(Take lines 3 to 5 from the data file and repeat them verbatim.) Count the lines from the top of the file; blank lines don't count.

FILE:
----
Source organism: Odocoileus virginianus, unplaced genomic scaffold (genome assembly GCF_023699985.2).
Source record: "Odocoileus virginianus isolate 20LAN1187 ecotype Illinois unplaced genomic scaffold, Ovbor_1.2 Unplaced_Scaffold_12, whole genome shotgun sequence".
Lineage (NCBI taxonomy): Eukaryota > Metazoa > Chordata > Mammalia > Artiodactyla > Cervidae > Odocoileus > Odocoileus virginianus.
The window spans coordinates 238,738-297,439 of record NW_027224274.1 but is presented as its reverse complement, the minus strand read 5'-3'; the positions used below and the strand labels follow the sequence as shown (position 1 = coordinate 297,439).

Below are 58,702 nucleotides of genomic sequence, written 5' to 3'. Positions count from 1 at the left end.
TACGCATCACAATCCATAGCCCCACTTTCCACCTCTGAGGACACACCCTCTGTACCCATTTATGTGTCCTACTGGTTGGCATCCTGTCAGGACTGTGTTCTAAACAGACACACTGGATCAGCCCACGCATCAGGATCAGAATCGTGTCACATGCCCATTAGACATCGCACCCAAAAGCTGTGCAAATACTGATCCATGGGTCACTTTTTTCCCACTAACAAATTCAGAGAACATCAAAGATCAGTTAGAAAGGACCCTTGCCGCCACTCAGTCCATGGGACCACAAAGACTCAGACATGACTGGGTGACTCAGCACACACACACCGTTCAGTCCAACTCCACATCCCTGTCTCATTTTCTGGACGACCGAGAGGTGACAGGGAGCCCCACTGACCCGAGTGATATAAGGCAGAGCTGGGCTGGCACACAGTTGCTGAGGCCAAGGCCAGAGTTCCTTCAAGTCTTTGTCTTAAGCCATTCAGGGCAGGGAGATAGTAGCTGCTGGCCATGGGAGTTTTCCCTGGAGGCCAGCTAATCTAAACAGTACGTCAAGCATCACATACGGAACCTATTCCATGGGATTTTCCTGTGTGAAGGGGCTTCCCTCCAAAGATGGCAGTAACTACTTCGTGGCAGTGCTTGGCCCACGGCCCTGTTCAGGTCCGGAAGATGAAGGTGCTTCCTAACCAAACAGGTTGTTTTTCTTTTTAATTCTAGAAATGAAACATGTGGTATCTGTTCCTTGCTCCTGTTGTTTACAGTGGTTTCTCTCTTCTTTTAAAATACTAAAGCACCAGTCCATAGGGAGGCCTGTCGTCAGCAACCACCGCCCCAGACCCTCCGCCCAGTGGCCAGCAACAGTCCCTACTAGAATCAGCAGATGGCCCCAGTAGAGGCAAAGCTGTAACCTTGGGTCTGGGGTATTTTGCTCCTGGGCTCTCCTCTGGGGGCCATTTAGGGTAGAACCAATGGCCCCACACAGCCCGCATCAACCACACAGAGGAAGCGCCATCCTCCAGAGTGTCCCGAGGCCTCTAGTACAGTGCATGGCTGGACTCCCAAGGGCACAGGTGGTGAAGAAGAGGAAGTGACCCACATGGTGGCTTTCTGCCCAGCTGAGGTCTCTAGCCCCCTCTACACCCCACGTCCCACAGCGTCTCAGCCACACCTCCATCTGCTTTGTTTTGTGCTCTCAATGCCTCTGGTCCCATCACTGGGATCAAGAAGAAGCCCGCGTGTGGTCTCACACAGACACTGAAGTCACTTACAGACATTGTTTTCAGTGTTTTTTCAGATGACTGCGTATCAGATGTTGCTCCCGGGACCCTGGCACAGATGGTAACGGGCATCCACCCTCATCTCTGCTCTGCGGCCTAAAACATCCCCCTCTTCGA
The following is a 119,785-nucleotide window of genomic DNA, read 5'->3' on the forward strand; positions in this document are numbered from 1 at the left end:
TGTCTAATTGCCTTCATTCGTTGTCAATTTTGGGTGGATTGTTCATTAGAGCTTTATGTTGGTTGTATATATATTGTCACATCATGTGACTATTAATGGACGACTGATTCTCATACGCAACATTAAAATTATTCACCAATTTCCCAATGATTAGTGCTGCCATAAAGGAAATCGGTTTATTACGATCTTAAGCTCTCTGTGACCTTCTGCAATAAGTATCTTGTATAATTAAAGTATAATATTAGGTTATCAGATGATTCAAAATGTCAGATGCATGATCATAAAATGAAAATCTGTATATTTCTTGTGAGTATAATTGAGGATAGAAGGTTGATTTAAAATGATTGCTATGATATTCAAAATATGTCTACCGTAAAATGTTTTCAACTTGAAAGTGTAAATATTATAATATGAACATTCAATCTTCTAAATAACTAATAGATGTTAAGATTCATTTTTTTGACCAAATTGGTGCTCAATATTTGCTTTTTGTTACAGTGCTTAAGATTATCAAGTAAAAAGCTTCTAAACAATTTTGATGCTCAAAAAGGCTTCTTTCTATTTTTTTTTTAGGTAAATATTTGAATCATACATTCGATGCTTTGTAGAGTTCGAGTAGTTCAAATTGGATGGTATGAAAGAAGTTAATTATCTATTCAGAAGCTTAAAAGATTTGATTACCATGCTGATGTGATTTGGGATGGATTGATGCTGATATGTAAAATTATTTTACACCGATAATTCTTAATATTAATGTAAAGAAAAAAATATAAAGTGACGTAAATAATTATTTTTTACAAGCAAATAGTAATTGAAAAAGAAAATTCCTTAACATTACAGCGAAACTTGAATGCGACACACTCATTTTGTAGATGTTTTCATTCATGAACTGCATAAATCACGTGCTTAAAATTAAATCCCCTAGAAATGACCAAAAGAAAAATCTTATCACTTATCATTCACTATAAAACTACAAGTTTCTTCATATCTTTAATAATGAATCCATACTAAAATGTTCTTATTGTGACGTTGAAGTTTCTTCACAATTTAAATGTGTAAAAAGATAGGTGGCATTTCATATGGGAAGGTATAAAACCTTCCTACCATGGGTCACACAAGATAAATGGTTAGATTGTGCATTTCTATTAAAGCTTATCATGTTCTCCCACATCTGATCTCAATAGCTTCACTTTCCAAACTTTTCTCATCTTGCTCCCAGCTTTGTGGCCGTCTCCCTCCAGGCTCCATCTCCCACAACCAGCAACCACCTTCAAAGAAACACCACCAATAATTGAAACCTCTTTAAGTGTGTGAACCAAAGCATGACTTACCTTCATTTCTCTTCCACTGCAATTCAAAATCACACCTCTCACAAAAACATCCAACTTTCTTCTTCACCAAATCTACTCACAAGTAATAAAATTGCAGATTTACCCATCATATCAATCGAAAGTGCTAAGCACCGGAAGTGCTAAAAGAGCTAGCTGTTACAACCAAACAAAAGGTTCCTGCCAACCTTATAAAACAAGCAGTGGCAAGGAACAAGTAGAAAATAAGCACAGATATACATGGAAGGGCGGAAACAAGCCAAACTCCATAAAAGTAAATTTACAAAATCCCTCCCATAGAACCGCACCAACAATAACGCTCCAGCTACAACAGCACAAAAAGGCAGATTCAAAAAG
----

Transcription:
Lineage (NCBI taxonomy): Eukaryota > Metazoa > Chordata > Mammalia > Artiodactyla > Cervidae > Odocoileus > Odocoileus virginianus.
The window spans coordinates 238,738-297,439 of record NW_027224274.1 but is presented as its reverse complement, the minus strand read 5'-3'; the positions used below and the strand labels follow the sequence as shown (position 1 = coordinate 297,439).

Below are 58,702 nucleotides of genomic sequence, written 5' to 3'. Positions count from 1 at the left end.